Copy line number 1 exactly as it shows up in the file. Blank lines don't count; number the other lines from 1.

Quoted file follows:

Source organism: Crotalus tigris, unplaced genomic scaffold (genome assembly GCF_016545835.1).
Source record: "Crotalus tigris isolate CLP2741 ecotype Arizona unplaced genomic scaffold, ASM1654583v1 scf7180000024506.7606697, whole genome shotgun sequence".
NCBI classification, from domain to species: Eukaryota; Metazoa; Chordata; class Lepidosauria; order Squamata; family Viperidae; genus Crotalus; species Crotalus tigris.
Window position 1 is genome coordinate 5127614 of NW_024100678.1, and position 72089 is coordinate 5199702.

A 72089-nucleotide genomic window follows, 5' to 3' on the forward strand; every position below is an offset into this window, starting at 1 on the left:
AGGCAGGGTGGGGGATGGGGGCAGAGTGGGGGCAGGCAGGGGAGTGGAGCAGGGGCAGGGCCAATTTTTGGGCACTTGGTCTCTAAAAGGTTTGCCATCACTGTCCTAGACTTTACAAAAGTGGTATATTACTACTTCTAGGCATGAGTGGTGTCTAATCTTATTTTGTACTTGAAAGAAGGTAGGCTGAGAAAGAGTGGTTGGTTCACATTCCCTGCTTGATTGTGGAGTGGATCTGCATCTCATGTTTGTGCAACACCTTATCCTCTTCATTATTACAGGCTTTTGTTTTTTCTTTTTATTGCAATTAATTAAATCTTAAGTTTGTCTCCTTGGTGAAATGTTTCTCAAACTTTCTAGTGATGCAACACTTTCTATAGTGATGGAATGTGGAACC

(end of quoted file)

Source organism: Crotalus tigris, unplaced genomic scaffold (genome assembly GCF_016545835.1).